• Camassia leichtlinii 'Alba Plena'
  • Taraxacum pseudoroseum (Pink Dandelion)
  • Crocosmia 'Lucifer'

Gardening Jobs for March

Soil

Pink Fir Apple Potatoes

Pink Fir Apple Potatoes

One of the keys to successful gardening is looking after your soil. Old gardeners always believed that money spent on the soil was money very well spent. A pound on the soil and a shilling on the plant was the philosophy that was often used. The key is to make sure that your garden soil is well drained. If you're having difficulties with drainage, it's a good idea to have an expert come in for advice. Poorly drained soil leads to lots of different disease problems that will affect a wide range of plants you may try to grow.

Also, adding organic matter like well-rotted farmyard manure or homemade garden compost can make an enormous difference to the soil quality and condition of your plants, especially if you're planting vegetables or fruit. Make sure the soil is well dug and plenty of organic matter is worked into the soil before planting. Do not underestimate the importance of soil preparation in advance of any planting, whether it be bulbs, vegetables or fruit. All plants require careful attention paid to the soil which they are going to grow in, especially if you're considering planting a tree, which will be in situ for years to come. The little work you do at the beginning will pay and the tree will quickly establish and live a long, healthy life.

Potatoes

Sharpes Express

Sharpes Express

This year, Dermot has reduced the number of varieties of potatoes that he's growing to three that he has already tried and tested. He's growing them for excellent flavour. Dermot's especially happy to grow Sarpo Mira as it is blight resistant and works superbly under the organic conditions he uses in the walled garden. He sources seed potatoes from Mr Middleton Garden Shop (www.mrmiddleton.com), which are certified.


  • Sharpes Express (First Early) The first potatoes of the year! Ready to harvest in as little as 10 weeks after planting. Some 100 years old but still an acclaimed Early. Superb flavour and its high dry matter makes for tasty chips as well as new potatoes.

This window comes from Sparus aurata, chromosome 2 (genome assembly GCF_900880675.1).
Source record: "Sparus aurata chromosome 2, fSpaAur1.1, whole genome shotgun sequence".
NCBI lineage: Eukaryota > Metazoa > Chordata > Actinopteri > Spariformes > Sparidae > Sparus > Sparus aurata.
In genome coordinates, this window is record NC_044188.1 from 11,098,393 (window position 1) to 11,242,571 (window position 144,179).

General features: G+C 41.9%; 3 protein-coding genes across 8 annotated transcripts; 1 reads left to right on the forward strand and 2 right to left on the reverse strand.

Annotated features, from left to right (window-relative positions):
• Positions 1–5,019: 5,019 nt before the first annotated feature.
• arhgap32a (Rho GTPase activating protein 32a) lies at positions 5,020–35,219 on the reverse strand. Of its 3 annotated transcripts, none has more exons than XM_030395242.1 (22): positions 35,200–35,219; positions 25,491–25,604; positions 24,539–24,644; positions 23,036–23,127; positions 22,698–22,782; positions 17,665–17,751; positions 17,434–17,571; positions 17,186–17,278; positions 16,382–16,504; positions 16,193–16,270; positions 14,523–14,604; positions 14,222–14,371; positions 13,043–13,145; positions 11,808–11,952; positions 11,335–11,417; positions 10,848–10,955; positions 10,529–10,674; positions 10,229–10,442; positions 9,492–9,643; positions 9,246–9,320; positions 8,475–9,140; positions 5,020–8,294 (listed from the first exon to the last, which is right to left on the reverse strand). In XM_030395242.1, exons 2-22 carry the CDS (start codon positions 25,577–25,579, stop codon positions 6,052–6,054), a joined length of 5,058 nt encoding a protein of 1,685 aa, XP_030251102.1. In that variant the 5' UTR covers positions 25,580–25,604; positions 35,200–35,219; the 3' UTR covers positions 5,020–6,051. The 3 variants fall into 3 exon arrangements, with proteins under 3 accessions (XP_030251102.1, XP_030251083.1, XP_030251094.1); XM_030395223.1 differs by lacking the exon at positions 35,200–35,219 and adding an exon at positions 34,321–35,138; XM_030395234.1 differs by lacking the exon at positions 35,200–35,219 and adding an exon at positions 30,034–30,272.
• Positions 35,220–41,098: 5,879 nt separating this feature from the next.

• Sarpo Mira (Early Maincrop) Sarpo has unprecedented blight resistance, high yields of tasty, floury tubers in a range of soil types, vigorous weed suppressing foliage and long storage. In tests, tubers do not appear to be affected by slugs. A real all rounder for cooking. Demand for Sarpo varieties continues to rise as a result of its great taste and excellent blight resistance.

  • Pink Fir Apple (Salad Potato) Fabulous eaten warm or cold. Knobbly pink skinned tubers of butter yellow, waxy flesh. Decadence is making a pan of chips using a single tuber for each chip, fabulous!

Roses

Mulch roses and make sure that they are all pruned by the end of the month.

Lawns

Lawns can be cut and lawn feed can be applied. A spreader is ideal for a large area.

Climbers

Check that trellis other plant supports are secure.

Perennials

There's still time to divide perennials.

Tender Plants

Tender plants may need some protection. Use fleece, particularly if there are cold nights forecast.

Greenhouse Plants

These can be watered more regularly and you can now start to use a weak liquid feed on established plants.